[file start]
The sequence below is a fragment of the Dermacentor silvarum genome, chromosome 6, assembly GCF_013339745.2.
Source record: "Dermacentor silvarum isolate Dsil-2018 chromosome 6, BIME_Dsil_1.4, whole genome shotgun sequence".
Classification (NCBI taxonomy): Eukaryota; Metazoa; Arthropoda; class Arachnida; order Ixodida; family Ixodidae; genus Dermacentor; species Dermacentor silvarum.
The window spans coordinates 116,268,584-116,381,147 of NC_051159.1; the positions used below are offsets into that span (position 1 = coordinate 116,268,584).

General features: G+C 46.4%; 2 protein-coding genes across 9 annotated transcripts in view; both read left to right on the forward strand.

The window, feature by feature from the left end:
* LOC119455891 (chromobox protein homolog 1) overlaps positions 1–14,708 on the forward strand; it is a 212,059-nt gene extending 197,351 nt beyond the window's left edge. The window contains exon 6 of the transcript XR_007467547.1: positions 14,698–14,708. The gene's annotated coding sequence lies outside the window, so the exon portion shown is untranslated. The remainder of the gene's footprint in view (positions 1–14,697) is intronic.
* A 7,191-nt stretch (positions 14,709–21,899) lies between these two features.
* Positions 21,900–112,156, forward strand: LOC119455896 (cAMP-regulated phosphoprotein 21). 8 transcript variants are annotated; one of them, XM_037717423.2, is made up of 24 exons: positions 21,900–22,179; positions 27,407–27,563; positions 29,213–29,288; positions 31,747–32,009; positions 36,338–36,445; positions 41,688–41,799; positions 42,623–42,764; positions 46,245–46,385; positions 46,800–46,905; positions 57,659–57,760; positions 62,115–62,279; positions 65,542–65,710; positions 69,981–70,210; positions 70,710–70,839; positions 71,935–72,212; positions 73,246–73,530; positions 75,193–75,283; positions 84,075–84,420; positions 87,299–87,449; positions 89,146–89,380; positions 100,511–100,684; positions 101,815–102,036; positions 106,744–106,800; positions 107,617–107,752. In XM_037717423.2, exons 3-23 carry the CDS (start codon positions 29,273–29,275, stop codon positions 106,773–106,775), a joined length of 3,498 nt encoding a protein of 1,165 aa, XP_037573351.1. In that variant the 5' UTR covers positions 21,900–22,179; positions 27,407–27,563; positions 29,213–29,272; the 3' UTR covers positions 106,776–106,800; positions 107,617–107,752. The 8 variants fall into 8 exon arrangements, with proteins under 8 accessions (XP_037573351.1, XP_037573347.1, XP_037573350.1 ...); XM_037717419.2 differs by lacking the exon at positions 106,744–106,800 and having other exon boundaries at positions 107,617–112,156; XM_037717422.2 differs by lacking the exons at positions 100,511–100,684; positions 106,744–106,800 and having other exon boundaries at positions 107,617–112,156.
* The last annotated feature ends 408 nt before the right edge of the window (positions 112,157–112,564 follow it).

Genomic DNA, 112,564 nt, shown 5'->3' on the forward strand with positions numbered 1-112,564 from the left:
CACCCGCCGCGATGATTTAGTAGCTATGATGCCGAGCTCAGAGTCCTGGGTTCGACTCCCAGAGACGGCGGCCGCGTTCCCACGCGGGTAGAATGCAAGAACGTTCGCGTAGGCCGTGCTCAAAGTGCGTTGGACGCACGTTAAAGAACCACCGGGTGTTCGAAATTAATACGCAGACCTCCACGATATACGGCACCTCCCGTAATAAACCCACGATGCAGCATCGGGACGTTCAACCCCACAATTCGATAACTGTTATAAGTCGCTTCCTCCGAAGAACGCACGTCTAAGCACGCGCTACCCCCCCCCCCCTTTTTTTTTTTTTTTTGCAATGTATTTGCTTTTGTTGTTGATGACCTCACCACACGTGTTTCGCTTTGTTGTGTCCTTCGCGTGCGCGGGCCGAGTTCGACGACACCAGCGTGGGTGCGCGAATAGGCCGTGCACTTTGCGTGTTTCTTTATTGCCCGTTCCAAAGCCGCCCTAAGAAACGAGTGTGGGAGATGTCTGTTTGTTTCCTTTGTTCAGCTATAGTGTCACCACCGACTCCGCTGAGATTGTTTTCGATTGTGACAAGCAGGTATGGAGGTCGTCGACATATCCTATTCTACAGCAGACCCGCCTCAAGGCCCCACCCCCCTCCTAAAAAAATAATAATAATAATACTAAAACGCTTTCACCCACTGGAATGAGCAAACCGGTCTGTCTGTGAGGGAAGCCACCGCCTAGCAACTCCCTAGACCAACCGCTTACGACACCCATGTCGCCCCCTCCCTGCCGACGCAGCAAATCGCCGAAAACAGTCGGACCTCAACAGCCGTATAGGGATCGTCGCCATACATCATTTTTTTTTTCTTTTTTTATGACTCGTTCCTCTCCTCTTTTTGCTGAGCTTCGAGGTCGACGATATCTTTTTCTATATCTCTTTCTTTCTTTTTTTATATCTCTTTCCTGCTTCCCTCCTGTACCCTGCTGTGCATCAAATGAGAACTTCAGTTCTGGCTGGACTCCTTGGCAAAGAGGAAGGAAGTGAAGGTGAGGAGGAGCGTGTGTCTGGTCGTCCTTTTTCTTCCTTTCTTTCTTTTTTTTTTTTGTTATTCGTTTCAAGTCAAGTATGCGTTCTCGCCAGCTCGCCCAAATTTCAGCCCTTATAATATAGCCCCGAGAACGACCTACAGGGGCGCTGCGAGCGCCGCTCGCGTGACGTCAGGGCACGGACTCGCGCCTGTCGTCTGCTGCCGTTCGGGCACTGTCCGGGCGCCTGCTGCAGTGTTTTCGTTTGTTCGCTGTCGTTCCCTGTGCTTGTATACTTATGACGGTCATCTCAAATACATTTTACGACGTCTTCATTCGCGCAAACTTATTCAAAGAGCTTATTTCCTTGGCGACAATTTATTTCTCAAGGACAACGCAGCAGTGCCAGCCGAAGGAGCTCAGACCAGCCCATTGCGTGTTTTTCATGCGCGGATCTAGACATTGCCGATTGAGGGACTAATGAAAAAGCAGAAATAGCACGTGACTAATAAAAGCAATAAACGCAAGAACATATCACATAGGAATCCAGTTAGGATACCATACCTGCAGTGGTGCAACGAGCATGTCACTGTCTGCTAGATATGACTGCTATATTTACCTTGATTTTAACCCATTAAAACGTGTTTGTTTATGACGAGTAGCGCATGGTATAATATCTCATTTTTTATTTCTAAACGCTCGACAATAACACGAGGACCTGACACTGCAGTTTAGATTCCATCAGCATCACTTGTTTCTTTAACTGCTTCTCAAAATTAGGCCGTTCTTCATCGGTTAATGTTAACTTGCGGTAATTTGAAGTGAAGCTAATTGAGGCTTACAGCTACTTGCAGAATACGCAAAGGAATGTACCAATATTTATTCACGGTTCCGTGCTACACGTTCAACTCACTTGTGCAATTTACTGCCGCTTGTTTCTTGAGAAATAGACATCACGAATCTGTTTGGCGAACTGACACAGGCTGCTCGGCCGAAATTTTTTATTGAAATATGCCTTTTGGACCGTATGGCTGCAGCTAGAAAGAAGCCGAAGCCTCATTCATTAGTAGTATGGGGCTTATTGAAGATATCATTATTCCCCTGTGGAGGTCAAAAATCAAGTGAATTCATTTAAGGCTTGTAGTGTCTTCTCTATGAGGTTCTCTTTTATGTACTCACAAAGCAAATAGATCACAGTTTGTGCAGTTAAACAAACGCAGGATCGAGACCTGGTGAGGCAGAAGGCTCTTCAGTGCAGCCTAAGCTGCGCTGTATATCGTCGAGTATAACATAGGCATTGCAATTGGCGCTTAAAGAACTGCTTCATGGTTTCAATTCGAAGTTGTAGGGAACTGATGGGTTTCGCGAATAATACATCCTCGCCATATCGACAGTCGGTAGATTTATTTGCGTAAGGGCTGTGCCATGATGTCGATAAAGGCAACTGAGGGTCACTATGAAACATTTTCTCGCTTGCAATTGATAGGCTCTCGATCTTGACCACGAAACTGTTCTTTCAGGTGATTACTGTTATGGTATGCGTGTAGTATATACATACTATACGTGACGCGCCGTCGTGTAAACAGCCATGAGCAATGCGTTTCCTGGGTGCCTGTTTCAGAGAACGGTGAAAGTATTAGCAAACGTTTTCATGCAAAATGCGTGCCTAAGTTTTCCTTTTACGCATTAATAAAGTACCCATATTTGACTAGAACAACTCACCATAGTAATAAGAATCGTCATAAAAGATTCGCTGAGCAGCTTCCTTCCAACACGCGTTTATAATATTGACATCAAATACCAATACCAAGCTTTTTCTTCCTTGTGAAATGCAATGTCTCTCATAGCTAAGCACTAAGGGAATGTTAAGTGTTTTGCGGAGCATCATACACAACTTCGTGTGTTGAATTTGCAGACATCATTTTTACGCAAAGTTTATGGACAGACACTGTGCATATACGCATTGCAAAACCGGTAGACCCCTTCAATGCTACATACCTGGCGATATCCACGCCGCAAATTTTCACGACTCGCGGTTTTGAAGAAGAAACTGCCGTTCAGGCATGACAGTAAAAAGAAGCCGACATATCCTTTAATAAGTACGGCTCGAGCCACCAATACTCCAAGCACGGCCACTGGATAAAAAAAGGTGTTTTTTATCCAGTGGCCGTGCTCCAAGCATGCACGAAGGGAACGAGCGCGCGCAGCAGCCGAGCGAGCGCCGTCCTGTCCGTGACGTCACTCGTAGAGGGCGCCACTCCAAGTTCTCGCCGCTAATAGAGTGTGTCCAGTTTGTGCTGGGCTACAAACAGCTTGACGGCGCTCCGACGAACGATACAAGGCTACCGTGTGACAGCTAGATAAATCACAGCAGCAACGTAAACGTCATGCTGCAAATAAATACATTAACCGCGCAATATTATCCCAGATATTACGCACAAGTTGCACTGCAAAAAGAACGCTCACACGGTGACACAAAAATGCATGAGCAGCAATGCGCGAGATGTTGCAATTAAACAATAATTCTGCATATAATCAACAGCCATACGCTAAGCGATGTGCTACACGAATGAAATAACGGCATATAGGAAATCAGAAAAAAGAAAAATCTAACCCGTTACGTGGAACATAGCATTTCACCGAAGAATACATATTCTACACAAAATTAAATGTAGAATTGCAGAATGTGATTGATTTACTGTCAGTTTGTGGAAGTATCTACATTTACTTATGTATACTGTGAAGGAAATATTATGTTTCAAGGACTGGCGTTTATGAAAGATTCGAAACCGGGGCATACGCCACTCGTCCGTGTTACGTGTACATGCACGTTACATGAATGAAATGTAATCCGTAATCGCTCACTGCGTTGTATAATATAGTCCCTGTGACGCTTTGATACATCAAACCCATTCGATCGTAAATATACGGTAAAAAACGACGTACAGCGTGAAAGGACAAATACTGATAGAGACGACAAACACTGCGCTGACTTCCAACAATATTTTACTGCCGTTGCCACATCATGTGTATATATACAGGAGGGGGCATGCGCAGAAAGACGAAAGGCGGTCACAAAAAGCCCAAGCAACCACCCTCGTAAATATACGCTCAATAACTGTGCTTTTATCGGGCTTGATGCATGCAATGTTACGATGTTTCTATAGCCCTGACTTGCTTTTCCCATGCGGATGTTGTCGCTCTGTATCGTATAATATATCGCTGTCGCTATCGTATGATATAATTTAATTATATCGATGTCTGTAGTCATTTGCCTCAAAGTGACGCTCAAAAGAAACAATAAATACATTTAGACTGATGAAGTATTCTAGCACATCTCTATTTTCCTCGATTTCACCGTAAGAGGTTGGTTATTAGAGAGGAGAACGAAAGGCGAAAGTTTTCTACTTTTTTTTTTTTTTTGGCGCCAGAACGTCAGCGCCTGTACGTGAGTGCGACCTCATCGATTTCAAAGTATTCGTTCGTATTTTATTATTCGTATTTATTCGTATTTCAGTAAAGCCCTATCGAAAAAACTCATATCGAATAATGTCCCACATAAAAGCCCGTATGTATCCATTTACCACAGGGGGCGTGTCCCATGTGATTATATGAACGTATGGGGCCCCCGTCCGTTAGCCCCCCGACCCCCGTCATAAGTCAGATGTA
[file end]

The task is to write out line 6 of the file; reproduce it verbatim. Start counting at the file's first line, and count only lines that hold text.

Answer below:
The window, feature by feature from the left end: